Tuesday, April 17, 2007


Mourning the loss of someone close is the hardest thing about living alone. There are many difficulties that come with being on your own, like falling asleep alone each night, the echo of your solitary laugh at an evening sitcom, the fear of being seen unaccompanied in a restaurant. Nothing can compare, though, to the day when you learn someone close to you has died – from the moment you receive the news, to coming home to an empty apartment that evening, to dressing for the wake, to climbing the steps to the chapel, to reshelving your emotions after it’s all over.

I’ve found over the years that I prefer being alone. I’ve grown to savor the feeling of stretching out in bed and wrapping the entire blanket tightly around my body, and I’ve even gotten comfortable being seen around town by myself. I’ve learned that the best way to avoid the empty feeling of your single laughter is simply to watch The History Channel and Animal Planet instead of Seinfeld or Friends. I’ve even discovered the beauty of simply ignoring the debilitating ache that fills my heart and forces me to sadly sigh each time I see people happily being together. I’ve found out that it is indeed possible to triumph in sadness rather than work to overcome it and that a somehow-pleasing apathy waits just below the surface of loneliness.

And although I’ve perfected the necessary tactics to staying home alone on a Friday night, and I’ve cinched pretending to read a book while I pray no one sees me sitting alone at Sunday brunch after church, the one thing I can’t seem to master is how to deal with the death of someone close. The drive home is possibly the hardest part of the entire process. Tonight, driving the short distance from the funeral home, I couldn’t help but think that mine would be the next unexpected death to shake this small town, having perished in a horrible car wreck because my eyes were so filled with tears that I couldn’t see clearly behind the wheel. When I did, in fact, make it home, I tried to laugh at the absurdity of my dramatics, but it only made me cry harder. I turned off the car and sat a moment, trying to collect myself. The moment I finally made it in the door, I collapsed against the wall and dragged myself up the narrow staircase. I looked around, angry that I lived here in this aging house and angry that I had conditioned myself not to care enough to do anything about it.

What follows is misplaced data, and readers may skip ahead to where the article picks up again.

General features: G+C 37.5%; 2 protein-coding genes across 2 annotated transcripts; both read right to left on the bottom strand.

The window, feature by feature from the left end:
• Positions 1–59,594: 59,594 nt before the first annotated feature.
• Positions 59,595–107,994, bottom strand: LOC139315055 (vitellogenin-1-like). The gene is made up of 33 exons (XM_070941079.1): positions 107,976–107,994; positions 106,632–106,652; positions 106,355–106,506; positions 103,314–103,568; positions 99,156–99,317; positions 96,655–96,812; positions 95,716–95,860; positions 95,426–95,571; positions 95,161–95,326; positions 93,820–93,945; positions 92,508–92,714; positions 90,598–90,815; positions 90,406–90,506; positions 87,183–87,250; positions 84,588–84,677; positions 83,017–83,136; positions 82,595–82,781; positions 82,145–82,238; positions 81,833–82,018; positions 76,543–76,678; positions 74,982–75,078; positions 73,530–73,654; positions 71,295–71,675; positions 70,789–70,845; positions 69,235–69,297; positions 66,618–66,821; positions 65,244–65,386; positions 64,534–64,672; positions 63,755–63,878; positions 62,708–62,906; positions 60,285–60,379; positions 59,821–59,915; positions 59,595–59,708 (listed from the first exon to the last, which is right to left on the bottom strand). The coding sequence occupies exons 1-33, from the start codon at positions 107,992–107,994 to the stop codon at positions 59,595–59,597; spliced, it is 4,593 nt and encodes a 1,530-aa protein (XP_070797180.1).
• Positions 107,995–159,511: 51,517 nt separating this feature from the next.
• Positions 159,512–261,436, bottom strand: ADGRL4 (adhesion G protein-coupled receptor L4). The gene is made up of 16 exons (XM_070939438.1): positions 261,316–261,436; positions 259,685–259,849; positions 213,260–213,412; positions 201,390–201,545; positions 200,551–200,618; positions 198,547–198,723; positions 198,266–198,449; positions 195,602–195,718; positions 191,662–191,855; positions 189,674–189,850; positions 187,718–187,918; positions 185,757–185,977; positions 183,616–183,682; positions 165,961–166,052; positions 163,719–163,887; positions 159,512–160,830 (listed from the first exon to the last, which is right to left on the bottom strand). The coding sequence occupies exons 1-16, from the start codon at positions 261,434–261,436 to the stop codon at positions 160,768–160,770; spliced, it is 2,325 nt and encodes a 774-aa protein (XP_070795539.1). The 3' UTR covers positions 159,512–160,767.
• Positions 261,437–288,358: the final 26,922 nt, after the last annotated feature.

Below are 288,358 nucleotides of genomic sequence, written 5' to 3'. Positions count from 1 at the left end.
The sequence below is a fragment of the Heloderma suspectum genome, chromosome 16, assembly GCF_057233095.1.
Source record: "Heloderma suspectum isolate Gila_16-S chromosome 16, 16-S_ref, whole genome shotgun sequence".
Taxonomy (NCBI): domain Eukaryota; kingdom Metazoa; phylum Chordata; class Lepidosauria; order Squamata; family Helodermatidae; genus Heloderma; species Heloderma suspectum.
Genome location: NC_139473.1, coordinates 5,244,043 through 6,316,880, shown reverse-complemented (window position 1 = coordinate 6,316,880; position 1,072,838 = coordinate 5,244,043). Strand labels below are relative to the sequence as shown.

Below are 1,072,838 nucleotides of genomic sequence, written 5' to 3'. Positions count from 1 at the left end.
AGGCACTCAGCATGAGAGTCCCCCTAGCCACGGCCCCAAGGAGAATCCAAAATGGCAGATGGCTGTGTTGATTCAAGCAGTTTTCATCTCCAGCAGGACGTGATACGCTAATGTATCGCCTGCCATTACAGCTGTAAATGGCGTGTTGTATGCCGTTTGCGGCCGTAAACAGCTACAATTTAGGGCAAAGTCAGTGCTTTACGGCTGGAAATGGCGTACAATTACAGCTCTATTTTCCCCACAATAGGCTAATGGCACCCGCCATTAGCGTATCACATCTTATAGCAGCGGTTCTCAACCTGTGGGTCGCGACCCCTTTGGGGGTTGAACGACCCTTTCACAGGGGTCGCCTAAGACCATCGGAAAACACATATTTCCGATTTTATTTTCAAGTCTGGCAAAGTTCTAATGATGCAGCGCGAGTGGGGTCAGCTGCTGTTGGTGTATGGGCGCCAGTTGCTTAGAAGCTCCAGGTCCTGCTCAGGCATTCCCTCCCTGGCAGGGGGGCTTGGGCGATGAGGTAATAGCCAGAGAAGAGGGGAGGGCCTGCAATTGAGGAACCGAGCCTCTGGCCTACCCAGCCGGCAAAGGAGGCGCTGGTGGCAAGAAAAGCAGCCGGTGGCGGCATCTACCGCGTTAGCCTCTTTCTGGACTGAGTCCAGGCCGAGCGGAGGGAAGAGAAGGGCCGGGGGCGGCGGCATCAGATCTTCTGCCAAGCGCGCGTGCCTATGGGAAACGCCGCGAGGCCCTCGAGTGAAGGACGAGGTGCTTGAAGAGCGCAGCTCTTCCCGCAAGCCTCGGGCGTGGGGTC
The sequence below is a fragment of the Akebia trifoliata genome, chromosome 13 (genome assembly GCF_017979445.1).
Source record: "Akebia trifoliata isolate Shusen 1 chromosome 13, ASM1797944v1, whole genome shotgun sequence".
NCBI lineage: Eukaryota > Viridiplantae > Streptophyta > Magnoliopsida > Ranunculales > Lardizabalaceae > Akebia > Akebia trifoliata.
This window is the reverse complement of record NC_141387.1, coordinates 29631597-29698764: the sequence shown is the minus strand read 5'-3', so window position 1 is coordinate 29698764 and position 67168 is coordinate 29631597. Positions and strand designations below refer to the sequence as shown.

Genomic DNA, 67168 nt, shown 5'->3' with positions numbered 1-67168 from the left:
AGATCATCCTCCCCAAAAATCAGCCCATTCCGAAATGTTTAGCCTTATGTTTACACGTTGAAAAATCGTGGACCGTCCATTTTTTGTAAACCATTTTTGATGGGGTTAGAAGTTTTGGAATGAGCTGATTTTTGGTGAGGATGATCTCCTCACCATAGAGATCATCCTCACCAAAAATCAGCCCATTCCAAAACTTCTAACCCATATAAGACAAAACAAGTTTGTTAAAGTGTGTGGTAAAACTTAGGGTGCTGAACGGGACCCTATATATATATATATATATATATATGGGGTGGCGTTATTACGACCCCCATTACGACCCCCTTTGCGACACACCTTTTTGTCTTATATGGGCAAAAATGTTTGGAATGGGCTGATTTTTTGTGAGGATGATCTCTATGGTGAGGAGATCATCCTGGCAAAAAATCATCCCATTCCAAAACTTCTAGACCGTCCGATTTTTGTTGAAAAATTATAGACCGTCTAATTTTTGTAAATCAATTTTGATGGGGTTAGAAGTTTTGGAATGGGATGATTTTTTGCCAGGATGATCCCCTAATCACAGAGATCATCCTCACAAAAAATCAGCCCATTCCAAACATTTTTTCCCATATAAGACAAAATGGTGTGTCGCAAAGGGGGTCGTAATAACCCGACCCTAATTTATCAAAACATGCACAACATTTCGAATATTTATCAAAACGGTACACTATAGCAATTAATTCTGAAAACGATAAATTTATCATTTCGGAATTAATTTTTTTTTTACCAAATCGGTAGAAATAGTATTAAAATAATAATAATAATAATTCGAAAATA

After I had closed and locked the door behind me, I didn’t know what else to do. I looked around the living room expressionless and walked into the bathroom. I brushed my hair, staring at my splotchy face and glassy eyes in the mirror. I changed my clothes, finding the same worn sweatshirt I had slept in the night before and pulling a pair of trackpants from the hamper. I laced up my tennis shoes. And I went for ice cream.

1 comment:

Frema said...

I would have gone for ice cream, too. :)